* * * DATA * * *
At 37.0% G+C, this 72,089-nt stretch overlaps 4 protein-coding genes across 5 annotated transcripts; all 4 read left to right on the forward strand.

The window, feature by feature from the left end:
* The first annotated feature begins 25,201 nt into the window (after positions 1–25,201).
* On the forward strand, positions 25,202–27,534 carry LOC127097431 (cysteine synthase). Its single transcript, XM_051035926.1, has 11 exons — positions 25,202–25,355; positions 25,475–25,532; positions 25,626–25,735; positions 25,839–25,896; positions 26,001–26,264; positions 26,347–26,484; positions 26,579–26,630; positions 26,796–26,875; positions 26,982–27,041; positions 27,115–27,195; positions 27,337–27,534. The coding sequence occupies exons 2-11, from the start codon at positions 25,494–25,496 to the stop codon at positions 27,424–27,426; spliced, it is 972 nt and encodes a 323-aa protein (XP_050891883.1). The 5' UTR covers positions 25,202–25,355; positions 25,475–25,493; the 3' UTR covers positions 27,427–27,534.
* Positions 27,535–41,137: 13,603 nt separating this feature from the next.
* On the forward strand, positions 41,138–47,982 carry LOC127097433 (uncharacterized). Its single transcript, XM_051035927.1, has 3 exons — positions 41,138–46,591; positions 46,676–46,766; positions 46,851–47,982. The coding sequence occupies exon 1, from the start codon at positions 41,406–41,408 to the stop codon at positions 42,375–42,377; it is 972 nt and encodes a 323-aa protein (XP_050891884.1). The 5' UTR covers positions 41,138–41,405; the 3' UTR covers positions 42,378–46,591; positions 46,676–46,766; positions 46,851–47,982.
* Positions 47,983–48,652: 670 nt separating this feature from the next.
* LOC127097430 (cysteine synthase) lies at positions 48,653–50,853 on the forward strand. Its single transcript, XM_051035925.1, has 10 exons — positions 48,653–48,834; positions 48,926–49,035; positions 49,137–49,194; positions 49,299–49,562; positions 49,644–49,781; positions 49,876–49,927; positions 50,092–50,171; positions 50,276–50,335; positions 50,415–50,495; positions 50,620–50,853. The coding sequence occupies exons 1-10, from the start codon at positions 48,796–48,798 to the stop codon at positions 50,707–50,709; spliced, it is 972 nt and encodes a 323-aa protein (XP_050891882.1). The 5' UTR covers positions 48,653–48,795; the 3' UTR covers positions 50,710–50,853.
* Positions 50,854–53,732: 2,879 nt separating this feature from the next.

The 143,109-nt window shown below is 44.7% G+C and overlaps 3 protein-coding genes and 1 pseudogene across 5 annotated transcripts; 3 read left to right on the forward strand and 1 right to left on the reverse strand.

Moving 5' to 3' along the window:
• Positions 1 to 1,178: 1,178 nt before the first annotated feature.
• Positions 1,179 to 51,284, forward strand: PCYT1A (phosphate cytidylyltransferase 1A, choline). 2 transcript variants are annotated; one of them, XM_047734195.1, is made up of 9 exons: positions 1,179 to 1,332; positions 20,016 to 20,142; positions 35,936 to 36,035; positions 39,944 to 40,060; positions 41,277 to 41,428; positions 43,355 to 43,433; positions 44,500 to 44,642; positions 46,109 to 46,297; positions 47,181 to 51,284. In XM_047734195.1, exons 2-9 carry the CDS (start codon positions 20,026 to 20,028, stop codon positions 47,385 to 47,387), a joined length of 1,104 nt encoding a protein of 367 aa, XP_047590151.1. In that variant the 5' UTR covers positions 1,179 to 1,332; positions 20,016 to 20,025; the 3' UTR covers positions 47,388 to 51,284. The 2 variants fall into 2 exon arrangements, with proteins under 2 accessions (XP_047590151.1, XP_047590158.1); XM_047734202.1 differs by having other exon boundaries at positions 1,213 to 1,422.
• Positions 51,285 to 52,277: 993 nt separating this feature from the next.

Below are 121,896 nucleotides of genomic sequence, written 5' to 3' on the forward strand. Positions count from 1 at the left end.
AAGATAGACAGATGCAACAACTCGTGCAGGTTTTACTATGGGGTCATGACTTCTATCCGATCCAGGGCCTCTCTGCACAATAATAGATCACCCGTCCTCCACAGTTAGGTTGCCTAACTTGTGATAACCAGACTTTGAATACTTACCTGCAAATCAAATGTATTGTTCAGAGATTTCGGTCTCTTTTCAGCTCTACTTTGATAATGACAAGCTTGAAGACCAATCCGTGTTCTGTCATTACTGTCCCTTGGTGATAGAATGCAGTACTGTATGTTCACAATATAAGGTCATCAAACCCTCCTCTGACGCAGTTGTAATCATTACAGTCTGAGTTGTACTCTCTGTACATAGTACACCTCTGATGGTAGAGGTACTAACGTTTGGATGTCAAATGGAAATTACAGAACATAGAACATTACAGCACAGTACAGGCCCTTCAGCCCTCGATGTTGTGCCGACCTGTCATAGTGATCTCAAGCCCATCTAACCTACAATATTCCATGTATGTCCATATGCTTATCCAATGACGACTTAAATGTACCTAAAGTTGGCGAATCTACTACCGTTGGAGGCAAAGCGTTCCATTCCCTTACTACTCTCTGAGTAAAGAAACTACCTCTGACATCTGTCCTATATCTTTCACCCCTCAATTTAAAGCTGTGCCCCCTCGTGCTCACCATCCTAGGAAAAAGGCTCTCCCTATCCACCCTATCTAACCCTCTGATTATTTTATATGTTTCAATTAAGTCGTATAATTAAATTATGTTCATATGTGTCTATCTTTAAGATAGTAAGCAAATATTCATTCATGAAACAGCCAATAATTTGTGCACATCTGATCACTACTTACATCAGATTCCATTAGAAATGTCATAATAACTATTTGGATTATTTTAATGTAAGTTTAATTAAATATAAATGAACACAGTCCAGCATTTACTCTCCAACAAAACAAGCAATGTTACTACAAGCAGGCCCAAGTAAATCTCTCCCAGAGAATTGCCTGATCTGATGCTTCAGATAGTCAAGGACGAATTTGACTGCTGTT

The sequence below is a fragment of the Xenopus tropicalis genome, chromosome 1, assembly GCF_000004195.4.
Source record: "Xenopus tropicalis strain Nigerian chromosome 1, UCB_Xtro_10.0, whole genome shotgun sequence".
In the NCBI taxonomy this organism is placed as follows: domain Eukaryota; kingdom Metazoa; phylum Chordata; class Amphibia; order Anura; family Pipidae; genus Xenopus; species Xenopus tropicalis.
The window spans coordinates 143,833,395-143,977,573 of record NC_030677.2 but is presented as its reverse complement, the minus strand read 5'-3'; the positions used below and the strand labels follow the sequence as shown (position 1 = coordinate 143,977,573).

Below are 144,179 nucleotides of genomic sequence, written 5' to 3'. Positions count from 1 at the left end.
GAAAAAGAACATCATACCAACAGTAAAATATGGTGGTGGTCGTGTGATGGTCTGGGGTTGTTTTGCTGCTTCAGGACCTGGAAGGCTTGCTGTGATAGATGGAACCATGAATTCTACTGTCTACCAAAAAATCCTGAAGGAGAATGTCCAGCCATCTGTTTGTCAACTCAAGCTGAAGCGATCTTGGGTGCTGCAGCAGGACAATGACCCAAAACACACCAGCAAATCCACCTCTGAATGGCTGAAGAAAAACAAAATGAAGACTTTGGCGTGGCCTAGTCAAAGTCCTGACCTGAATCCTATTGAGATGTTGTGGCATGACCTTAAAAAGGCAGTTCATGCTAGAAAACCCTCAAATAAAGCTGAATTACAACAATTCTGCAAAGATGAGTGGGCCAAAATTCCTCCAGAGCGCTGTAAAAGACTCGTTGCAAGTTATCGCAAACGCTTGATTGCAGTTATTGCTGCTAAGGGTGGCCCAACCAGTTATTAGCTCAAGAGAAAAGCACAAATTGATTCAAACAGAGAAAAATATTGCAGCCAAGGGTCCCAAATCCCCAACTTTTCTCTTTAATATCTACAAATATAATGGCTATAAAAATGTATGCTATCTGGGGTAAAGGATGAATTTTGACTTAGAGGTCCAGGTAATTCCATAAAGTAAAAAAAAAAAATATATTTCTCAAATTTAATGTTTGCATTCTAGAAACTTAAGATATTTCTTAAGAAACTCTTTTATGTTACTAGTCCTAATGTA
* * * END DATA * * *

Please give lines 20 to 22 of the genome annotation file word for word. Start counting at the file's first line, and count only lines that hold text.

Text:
The window spans coordinates 143,833,395-143,977,573 of record NC_030677.2 but is presented as its reverse complement, the minus strand read 5'-3'; the positions used below and the strand labels follow the sequence as shown (position 1 = coordinate 143,977,573).

Below are 144,179 nucleotides of genomic sequence, written 5' to 3'. Positions count from 1 at the left end.
GAAAAAGAACATCATACCAACAGTAAAATATGGTGGTGGTCGTGTGATGGTCTGGGGTTGTTTTGCTGCTTCAGGACCTGGAAGGCTTGCTGTGATAGATGGAACCATGAATTCTACTGTCTACCAAAAAATCCTGAAGGAGAATGTCCAGCCATCTGTTTGTCAACTCAAGCTGAAGCGATCTTGGGTGCTGCAGCAGGACAATGACCCAAAACACACCAGCAAATCCACCTCTGAATGGCTGAAGAAAAACAAAATGAAGACTTTGGCGTGGCCTAGTCAAAGTCCTGACCTGAATCCTATTGAGATGTTGTGGCATGACCTTAAAAAGGCAGTTCATGCTAGAAAACCCTCAAATAAAGCTGAATTACAACAATTCTGCAAAGATGAGTGGGCCAAAATTCCTCCAGAGCGCTGTAAAAGACTCGTTGCAAGTTATCGCAAACGCTTGATTGCAGTTATTGCTGCTAAGGGTGGCCCAACCAGTTATTAGCTCAAGAGAAAAGCACAAATTGATTCAAACAGAGAAAAATATTGCAGCCAAGGGTCCCAAATCCCCAACTTTTCTCTTTAATATCTACAAATATAATGGCTATAAAAATGTATGCTATCTGGGGTAAAGGATGAATTTTGACTTAGAGGTCCAGGTAATTCCATAAAGTAAAAAAAAAAAATATATTTCTCAAATTTAATGTTTGCATTCTAGAAACTTAAGATATTTCTTAAGAAACTCTTTTATGTTACTAGTCCTAATGTA